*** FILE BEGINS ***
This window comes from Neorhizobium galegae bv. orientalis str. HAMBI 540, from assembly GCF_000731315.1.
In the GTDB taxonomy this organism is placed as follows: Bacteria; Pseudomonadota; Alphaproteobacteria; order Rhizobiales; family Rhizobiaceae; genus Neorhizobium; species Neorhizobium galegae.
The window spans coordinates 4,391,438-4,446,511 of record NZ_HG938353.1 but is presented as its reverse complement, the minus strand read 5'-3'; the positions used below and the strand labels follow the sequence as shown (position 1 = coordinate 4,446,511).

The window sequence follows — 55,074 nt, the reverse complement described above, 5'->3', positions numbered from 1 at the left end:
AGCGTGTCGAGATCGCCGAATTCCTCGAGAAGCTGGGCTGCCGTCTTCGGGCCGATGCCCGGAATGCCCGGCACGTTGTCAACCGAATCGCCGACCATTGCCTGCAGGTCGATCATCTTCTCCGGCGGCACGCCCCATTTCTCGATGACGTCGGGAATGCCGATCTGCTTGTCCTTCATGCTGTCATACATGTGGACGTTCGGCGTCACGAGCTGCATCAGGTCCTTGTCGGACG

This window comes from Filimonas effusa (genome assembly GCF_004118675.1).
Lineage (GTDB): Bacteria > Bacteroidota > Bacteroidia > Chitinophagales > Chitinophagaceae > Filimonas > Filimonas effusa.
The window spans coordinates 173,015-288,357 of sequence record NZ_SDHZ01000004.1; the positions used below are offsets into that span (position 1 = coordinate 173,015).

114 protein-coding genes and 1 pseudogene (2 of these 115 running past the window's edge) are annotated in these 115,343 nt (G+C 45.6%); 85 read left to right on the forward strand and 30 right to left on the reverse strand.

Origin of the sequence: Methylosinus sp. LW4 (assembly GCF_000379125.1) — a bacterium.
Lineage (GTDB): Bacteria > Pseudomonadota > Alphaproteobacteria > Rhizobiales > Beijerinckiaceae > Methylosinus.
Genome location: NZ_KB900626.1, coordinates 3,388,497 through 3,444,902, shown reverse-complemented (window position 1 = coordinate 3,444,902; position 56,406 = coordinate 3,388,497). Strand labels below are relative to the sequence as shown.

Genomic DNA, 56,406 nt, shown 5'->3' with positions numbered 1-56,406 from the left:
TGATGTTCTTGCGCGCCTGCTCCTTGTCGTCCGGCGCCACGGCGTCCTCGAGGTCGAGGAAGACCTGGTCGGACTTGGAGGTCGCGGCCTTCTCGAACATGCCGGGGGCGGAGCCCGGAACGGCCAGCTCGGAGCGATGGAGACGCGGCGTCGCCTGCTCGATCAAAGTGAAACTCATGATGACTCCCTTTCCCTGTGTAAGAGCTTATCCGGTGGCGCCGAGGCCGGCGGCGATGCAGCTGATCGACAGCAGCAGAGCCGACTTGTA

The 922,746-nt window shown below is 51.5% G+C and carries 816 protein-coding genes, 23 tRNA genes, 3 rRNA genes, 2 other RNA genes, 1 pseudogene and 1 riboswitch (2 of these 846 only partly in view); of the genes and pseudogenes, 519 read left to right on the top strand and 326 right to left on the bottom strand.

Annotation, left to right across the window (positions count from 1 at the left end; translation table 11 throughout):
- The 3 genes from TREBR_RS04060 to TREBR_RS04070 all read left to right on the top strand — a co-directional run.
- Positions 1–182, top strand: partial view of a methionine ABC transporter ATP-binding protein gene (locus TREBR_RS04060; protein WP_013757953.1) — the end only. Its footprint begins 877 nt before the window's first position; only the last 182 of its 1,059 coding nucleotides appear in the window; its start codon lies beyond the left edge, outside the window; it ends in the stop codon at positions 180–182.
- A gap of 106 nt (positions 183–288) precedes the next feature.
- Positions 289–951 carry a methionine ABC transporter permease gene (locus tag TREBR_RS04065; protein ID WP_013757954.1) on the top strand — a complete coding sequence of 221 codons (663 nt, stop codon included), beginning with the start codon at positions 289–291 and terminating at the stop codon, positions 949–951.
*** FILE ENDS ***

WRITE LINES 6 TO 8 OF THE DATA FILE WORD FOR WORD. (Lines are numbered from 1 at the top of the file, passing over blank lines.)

This window comes from Filimonas effusa (genome assembly GCF_004118675.1).
Lineage (GTDB): Bacteria > Bacteroidota > Bacteroidia > Chitinophagales > Chitinophagaceae > Filimonas > Filimonas effusa.
The window spans coordinates 173,015-288,357 of sequence record NZ_SDHZ01000004.1; the positions used below are offsets into that span (position 1 = coordinate 173,015).